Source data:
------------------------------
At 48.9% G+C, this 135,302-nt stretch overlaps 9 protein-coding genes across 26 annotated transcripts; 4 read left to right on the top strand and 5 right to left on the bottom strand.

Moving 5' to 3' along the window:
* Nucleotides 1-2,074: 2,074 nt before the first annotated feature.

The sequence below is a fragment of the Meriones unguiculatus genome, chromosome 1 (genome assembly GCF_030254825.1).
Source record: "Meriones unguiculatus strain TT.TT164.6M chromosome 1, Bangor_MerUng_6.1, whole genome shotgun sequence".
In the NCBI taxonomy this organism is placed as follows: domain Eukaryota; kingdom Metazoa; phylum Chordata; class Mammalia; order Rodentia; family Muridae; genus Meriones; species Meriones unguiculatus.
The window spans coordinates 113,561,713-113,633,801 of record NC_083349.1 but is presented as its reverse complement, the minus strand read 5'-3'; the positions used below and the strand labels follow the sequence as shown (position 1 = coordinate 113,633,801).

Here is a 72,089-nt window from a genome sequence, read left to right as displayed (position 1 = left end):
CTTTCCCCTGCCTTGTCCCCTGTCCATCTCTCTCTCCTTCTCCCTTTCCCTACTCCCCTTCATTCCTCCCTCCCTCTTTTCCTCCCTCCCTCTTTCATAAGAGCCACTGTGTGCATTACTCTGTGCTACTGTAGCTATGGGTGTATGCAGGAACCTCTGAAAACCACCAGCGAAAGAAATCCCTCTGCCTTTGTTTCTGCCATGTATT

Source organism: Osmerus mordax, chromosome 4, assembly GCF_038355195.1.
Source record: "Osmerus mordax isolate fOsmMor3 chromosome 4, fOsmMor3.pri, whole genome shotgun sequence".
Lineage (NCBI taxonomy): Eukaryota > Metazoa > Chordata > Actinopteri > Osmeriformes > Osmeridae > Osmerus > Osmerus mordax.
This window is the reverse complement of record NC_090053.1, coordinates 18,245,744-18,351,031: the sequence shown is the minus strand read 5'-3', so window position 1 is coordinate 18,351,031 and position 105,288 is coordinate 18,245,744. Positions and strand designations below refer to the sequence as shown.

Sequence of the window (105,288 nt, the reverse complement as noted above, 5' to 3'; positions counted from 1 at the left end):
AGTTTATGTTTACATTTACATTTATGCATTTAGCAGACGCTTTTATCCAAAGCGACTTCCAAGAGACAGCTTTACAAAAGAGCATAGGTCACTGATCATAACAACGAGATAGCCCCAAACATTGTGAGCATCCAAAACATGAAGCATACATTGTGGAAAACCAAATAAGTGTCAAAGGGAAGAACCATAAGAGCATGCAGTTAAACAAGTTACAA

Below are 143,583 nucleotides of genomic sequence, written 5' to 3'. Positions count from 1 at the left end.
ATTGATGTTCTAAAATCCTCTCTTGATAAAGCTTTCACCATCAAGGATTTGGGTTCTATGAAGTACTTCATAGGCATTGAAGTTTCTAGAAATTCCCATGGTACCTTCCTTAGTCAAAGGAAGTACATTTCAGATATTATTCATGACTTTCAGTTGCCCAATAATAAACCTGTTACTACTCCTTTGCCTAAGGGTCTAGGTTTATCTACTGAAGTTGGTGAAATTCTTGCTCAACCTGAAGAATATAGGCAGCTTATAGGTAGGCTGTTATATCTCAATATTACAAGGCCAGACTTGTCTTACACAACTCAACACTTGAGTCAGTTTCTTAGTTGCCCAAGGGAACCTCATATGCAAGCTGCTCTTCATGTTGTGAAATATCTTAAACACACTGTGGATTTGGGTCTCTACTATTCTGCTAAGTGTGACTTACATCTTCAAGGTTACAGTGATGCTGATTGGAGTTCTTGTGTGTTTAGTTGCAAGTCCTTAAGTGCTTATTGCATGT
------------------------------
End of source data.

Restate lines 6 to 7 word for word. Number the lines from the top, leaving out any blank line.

In the NCBI taxonomy this organism is placed as follows: domain Eukaryota; kingdom Metazoa; phylum Chordata; class Mammalia; order Rodentia; family Muridae; genus Meriones; species Meriones unguiculatus.
The window spans coordinates 113,561,713-113,633,801 of record NC_083349.1 but is presented as its reverse complement, the minus strand read 5'-3'; the positions used below and the strand labels follow the sequence as shown (position 1 = coordinate 113,633,801).